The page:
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Mobilising computable biomedical knowledge: challenges for clinical decision support from a medical knowledge provider
  1. Kieran Walsh and
  2. Chris Wroe
  1. BMJ Knowledge Centre, BMJ, London, UK
  1. Correspondence to Kieran Walsh; kmwalsh{at}bmj.com

Abstract

Introduction This paper summarises a talk given at the first UK workshop on mobilising computable biomedical knowledge on 29 October 2019 in London. It examines challenges in mobilising computable biomedical knowledge for clinical decision support from the perspective of a medical knowledge provider.

Methods We developed the themes outlined below after personally reflecting on the challenges that we have encountered in this field and after considering the barriers that knowledge providers face in ensuring that their content is accessed and used by healthcare professionals. We further developed the themes after discussing them with delegates at the workshop and listening to their feedback.

Discussion There are many challenges in mobilising computable knowledge for clinical decision support from the perspective of a medical knowledge provider. These include the size of the task at hand, the challenge of creating machine interpretable content, the issue of standards, the need to do better in tracing how computable medical knowledge that is part of clinical decision support impacts patient outcomes, the challenge of comorbidities, the problem of adhering to safety standards and finally the challenge of integrating knowledge with problem solving and procedural skills, healthy attitudes and professional behaviours. Partnership is likely to be essential if we are to make progress in this field. The problems are too complex and interrelated to be solved by any one institution alone.

  • health care
  • information management
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Introduction

This paper summarises a talk given at the first UK workshop on mobilising computable biomedical knowledge on 29 October 2019 in London. It examines challenges in mobilising computable biomedical knowledge for clinical decision support from the perspective of a medical knowledge provider. In our case, the medical knowledge provider is BMJ and the medical knowledge resource is BMJ Best Practice. BMJ Best Practice is a clinical decision support tool that is designed for use at the point of care.1 It offers content that is evidence based, continually updated and practical.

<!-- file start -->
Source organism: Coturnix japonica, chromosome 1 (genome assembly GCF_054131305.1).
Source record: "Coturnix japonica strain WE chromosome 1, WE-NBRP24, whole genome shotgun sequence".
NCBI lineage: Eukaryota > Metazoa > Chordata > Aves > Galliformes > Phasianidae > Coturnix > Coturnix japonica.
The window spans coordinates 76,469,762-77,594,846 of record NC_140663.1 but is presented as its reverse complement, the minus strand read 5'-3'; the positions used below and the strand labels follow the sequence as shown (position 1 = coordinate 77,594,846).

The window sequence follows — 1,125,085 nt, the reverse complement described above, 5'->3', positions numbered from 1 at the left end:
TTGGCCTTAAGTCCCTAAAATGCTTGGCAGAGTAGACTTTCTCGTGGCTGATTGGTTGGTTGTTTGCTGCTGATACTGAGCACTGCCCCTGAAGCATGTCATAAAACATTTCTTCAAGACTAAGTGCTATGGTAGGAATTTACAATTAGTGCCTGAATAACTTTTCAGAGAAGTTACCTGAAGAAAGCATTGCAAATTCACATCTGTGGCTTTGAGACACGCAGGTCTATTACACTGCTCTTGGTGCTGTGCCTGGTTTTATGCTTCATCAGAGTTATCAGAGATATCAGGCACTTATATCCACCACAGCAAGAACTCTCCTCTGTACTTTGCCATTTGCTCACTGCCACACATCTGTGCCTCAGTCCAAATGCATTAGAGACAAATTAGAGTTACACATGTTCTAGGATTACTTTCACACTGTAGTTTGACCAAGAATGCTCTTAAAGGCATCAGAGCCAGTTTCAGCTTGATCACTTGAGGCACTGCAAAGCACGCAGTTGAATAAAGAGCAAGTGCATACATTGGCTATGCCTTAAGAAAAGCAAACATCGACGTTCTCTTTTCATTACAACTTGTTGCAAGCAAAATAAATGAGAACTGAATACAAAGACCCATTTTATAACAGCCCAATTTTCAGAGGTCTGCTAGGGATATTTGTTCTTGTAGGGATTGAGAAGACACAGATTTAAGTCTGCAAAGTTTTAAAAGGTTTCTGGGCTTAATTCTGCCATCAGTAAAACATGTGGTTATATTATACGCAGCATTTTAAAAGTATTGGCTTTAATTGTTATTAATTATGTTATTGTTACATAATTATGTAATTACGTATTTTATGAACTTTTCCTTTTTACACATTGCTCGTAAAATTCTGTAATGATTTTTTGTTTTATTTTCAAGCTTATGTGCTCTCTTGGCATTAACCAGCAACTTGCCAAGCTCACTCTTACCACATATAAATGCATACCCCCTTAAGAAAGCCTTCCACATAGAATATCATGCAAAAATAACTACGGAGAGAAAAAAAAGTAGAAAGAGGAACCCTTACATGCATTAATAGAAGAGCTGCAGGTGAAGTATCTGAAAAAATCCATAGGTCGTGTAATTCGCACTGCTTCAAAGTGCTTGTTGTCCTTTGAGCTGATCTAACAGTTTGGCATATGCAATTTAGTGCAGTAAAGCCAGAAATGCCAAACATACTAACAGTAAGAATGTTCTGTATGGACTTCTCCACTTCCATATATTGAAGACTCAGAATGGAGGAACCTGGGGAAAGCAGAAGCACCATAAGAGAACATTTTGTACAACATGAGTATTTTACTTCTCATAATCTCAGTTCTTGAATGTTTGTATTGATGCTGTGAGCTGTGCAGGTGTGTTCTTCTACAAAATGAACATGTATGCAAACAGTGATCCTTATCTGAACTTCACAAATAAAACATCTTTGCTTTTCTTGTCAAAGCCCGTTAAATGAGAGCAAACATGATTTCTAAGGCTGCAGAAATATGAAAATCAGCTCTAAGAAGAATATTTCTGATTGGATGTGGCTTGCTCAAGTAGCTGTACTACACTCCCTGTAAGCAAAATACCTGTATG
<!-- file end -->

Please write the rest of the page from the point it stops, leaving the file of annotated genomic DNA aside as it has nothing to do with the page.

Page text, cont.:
Methods

There are multiple challenges in mobilising computable biomedical knowledge for clinical decision support from the perspective of a medical knowledge provider. We developed the themes outlined below after personally reflecting on the challenges that we have encountered in this field and after considering the barriers that knowledge providers face in ensuring that their content is accessed and used by healthcare professionals. We further developed the themes after discussing them with delegates at the workshop and listening to their feedback.

Discussion

There are many challenges in mobilising computable knowledge for clinical decision support from the perspective of a medical knowledge provider.

First, there is the size of the task at hand. For example, BMJ Best Practice covers over 1000 topics—creating and updating this content set is a massive undertaking and carries huge risks of building the wrong thing. The major task is maintaining recommendations across 1000 conditions, so we know how much it takes before you add the complication of making the content computable. Should we start with some more focused practical applications that demonstrate the value and sustainability of computable knowledge? Should we develop partnerships to codevelop these applications? These are all important questions for the medical knowledge provider to consider.

Second, there is the challenge of creating machine interpretable content. Clinicians are at the heart of creating clinical content. They do not have the time to understand how recommendations become computable. How do knowledge providers ensure they encode what they intended? How can the process be streamlined? Is there enough capacity in the UK or elsewhere to create these resources? Is there a clear career pathway for health informaticians?2 How are clinicians to be kept in the loop? They are busy practising medicine—can they also encode biomedical knowledge? It is a challenge to recruit active clinicians to write anything, a further challenge to get them to write clearly and a further challenge still to get them to write content that can be made computable.